Reply
  56. We had a 75% eclipse. I experienced it at my local library. The libraries in my area gave out free solar eclipse glasses, so their was a large turnout throughout the city. My hometown will experience a total solar eclipse in 2024.

    Reply
  57. We had a 75% eclipse. I experienced it at my local library. The libraries in my area gave out free solar eclipse glasses, so their was a large turnout throughout the city. My hometown will experience a total solar eclipse in 2024.

    Reply
  58. We had a 75% eclipse. I experienced it at my local library. The libraries in my area gave out free solar eclipse glasses, so their was a large turnout throughout the city. My hometown will experience a total solar eclipse in 2024.

    Reply
  59. We had a 75% eclipse. I experienced it at my local library. The libraries in my area gave out free solar eclipse glasses, so their was a large turnout throughout the city. My hometown will experience a total solar eclipse in 2024.

    Reply
  60. We had a 75% eclipse. I experienced it at my local library. The libraries in my area gave out free solar eclipse glasses, so their was a large turnout throughout the city. My hometown will experience a total solar eclipse in 2024.

    Reply
  61. We got 70% yesterday. I was at my library job, so I went out with the librarian I work with to the front of the building, where there was a small crowd. The library was giving out eclipse glasses. Someone let me borrow theirs for a bit and I looked. Very cool.

    Reply
  62. We got 70% yesterday. I was at my library job, so I went out with the librarian I work with to the front of the building, where there was a small crowd. The library was giving out eclipse glasses. Someone let me borrow theirs for a bit and I looked. Very cool.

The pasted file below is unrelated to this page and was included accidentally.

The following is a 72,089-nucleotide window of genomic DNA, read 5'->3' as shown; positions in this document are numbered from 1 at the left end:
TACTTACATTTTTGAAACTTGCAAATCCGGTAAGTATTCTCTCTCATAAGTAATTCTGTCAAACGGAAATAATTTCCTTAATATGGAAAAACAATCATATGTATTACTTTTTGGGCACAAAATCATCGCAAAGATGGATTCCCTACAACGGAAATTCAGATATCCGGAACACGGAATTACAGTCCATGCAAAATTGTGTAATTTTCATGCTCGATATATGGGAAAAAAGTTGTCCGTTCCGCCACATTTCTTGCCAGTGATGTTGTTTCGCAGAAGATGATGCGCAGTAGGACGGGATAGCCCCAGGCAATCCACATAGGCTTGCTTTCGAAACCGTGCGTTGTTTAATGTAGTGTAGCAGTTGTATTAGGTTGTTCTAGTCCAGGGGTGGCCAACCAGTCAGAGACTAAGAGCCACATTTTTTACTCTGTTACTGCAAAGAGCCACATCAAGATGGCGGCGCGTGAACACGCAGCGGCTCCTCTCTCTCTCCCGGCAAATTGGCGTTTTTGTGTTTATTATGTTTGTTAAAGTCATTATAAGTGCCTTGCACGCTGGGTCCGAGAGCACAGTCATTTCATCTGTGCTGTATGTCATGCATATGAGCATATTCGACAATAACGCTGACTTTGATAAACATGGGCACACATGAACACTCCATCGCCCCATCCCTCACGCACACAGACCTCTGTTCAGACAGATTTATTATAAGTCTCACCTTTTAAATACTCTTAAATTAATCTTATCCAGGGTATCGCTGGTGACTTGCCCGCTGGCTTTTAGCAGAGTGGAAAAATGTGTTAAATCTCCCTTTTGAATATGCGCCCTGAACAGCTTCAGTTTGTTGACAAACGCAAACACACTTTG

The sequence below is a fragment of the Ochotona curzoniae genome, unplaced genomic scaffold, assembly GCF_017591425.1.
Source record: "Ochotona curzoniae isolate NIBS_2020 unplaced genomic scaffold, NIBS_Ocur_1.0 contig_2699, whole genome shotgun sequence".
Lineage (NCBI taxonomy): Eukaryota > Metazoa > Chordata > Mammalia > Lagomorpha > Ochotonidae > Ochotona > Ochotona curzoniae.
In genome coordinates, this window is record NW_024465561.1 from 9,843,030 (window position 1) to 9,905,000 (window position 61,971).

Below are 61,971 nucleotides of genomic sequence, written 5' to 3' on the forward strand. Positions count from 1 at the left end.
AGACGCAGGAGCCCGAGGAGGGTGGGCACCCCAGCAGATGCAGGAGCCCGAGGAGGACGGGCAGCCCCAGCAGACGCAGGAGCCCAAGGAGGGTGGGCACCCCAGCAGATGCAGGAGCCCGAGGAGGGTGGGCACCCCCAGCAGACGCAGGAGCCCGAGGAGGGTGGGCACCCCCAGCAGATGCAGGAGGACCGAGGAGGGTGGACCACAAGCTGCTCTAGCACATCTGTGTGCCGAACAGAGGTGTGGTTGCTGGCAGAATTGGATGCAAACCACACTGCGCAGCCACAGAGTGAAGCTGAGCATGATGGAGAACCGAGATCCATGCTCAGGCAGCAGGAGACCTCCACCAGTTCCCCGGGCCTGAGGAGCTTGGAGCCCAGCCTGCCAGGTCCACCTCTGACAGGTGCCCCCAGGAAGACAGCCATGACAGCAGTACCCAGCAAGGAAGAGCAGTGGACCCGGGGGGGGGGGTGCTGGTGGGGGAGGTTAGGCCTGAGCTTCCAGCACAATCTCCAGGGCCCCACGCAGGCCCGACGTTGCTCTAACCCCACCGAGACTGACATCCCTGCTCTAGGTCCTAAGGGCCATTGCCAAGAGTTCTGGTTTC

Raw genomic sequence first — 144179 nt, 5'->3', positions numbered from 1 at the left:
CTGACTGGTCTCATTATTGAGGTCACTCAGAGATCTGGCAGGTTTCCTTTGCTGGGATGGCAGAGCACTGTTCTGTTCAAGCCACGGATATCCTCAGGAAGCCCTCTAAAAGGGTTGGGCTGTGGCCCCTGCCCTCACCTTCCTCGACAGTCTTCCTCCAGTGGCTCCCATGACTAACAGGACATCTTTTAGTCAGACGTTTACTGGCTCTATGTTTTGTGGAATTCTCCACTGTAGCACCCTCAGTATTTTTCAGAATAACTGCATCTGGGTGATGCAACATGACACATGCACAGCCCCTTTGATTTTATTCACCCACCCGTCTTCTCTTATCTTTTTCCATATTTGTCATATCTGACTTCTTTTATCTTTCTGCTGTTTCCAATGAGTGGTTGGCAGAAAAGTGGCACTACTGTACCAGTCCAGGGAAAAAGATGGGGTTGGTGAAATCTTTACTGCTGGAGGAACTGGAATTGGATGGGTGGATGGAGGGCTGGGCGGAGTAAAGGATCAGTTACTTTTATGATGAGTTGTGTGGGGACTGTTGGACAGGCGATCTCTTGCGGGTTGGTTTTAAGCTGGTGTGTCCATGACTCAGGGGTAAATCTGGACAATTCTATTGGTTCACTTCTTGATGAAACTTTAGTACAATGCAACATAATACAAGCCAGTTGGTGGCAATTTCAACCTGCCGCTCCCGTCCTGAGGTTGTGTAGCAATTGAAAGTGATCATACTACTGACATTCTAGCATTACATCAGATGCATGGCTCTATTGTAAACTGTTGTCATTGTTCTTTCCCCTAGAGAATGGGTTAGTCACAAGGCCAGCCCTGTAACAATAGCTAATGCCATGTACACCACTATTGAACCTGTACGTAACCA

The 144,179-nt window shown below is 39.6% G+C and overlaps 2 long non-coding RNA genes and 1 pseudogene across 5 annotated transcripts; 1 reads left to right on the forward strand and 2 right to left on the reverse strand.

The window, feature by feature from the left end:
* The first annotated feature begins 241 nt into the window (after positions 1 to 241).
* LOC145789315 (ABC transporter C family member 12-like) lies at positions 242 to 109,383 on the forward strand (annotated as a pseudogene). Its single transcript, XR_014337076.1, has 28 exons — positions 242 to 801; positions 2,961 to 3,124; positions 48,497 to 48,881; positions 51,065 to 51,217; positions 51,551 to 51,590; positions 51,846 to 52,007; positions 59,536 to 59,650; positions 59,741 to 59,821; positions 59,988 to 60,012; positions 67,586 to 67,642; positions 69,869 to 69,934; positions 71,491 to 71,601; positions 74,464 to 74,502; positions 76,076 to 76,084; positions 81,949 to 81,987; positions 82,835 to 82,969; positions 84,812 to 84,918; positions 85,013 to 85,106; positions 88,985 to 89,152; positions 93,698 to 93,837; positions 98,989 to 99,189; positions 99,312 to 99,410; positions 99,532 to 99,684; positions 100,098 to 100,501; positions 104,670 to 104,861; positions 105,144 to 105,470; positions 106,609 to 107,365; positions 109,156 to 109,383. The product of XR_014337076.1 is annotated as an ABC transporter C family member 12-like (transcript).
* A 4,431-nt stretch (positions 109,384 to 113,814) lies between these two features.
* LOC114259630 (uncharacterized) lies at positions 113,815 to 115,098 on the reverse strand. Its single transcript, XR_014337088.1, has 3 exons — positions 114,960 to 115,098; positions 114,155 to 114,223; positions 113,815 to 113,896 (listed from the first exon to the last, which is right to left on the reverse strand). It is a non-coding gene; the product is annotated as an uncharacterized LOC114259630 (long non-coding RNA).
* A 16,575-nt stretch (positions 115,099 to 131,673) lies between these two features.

Reply
  63. We got 70% yesterday. I was at my library job, so I went out with the librarian I work with to the front of the building, where there was a small crowd. The library was giving out eclipse glasses. Someone let me borrow theirs for a bit and I looked. Very cool.

    Reply
  64. We got 70% yesterday. I was at my library job, so I went out with the librarian I work with to the front of the building, where there was a small crowd. The library was giving out eclipse glasses. Someone let me borrow theirs for a bit and I looked. Very cool.

    Reply
  65. We got 70% yesterday. I was at my library job, so I went out with the librarian I work with to the front of the building, where there was a small crowd. The library was giving out eclipse glasses. Someone let me borrow theirs for a bit and I looked. Very cool.

    Reply
  66. The last total eclipse in the UK was in the summer of 1999 but weather restricted visibility. I watched on the television where they did get glimpses of the corona and I also experienced the darkening effect outside. Certainly an awesome experience.
    It seems amazing that the orbital radius of the moon is such that it’s visible size exactly matches the visible size of the sun so that the corona can be clearly observed. The orbital radius is of course increasing very slowly with time and it seems magical that this size matching coincides with human existence on the planet.